SINGAPORE: There is ample supply of frozen seafood in Singapore, said Minister for Sustainability and the Environment Grace Fu on Wednesday (Jul 21) as she urged consumers to widen their choices following disruptions at Jurong Fishery Port.
The closure of the port, after being identified as a COVID-19 cluster, has caused short-term disruptions to the supply of chilled seafood.
“But we have ample supply and stock of frozen seafood,” said Ms Fu.
“So I urge members of the public to widen your choices and including … widening where you buy your seafood so that we can have sufficient supply for all Singaporeans.”
Speaking after a visit to Jurong Cold Store, Ms Fu said that the Singapore Food Agency (SFA) has been working with stakeholders to ensure that alternative supplies are brought in by land and air.
READ: ‘A lot of confusion’ for stallholders and fishmongers as stalls remain closed with COVID-19 testing under way
Authorities are also looking into alternative distribution centres, said Ms Fu.
“Major supermarket chains have stepped up their stocks and orders so that there is sufficient supply into their stalls,” she added.
PORT’S SAFETY MEASURES UNDER REVIEW
The Jurong Fishery Port cluster is the largest active COVID-19 cluster in Singapore. Its two-week closure, until Jul 31, has disrupted the supply chain, affecting wholesalers to wet market sellers who rely on the port to get their stocks of seafood.
“The cluster at JFP (Jurong Fishery Port) is a matter of serious concern to us. It has impacted our supply chain and we want to review how transmission has taken place, working closely with MOH (Ministry of Health),” said Ms Fu.
Authorities will also review the port’s safe management measures as well as look into closed-circuit television footage to ensure that any gaps are identified and addressed before the port reopens, she said.
Noting that the cluster has affected not just port workers and traders, but also stallholders and assistants at hawker centres and markets, Ms Fu urged them to go for their COVID-19 test.
“We are concerned for their health and safety and would like to work closely with MOH to get them tested, so we urge all workers and stall assistants and stallholders of our hawker centres and markets to go for their tests,” she said.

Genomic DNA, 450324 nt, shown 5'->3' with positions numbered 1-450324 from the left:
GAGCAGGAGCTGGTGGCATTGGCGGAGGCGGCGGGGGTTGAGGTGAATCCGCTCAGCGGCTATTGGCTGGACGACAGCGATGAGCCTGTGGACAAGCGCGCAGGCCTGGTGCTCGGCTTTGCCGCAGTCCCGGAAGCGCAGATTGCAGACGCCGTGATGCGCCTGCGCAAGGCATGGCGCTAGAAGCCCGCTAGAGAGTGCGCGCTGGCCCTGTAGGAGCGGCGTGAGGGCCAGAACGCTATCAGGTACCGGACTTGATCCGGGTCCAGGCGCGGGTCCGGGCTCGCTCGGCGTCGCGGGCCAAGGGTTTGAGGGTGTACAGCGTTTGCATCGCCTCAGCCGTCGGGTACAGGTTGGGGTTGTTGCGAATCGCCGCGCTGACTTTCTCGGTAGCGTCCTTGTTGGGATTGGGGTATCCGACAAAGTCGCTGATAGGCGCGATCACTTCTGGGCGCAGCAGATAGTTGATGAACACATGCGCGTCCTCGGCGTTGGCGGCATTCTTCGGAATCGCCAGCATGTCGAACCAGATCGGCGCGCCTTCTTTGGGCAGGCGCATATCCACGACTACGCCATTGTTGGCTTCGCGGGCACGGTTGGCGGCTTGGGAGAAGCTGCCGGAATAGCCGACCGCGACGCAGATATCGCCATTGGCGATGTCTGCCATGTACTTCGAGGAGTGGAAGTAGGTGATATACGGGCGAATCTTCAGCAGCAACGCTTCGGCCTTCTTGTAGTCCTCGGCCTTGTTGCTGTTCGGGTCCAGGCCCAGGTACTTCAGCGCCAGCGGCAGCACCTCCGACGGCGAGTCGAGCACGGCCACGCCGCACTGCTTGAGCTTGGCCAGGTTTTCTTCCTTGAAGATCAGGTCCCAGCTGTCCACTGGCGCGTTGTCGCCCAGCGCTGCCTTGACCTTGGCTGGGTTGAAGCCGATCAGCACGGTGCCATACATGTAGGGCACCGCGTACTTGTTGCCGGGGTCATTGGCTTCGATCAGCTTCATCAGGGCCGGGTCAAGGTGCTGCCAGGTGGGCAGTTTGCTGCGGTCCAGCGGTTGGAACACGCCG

“Every hawker centre and market should get tested.”
Ms Fu also encouraged all stallholders at hawker centres and markets to get vaccinated, adding that the authorities will go from centre to centre to encourage them to do so.
Minister for Sustainability and the Environment Grace Fu at Jurong Cold Store on Jul 21, 2021. (Photo: MSE)
As of Tuesday, COVID-19 cases have been detected in at least 35 markets and food centres linked to the growing Jurong Fishery Port cluster.
According to a list of the affected markets released by MOH, four markets are listed as COVID-19 clusters linked to the port. They are Chong Boon Market & Food Centre, Hong Lim Market & Food Centre, Haig Road Market & Food Centre and Chong Pang Market.
TraceTogether-only SafeEntry will progressively be introduced at all wet markets and hawker centres in Singapore over the coming weeks.
Frozen goods are seen at Jurong Cold Store on Jul 21, 2021. (Photo: MSE)
This means everyone entering wet markets and hawker centres will have to check in with their TraceTogether app or token using the SafeEntry Gateway, or by scanning SafeEntry QR codes with their TraceTogether app.
Authorities said wet markets and hawker centres are frequently visited by members of the community. They are also where many seniors tend to congregate.
“The potential for transmission is high given the close proximity between individuals or mask-off activities, as evidenced by the recent clusters detected at these settings,” MOH said on Tuesday, adding that there is a need to facilitate quicker contact tracing to curb potential transmission at these settings.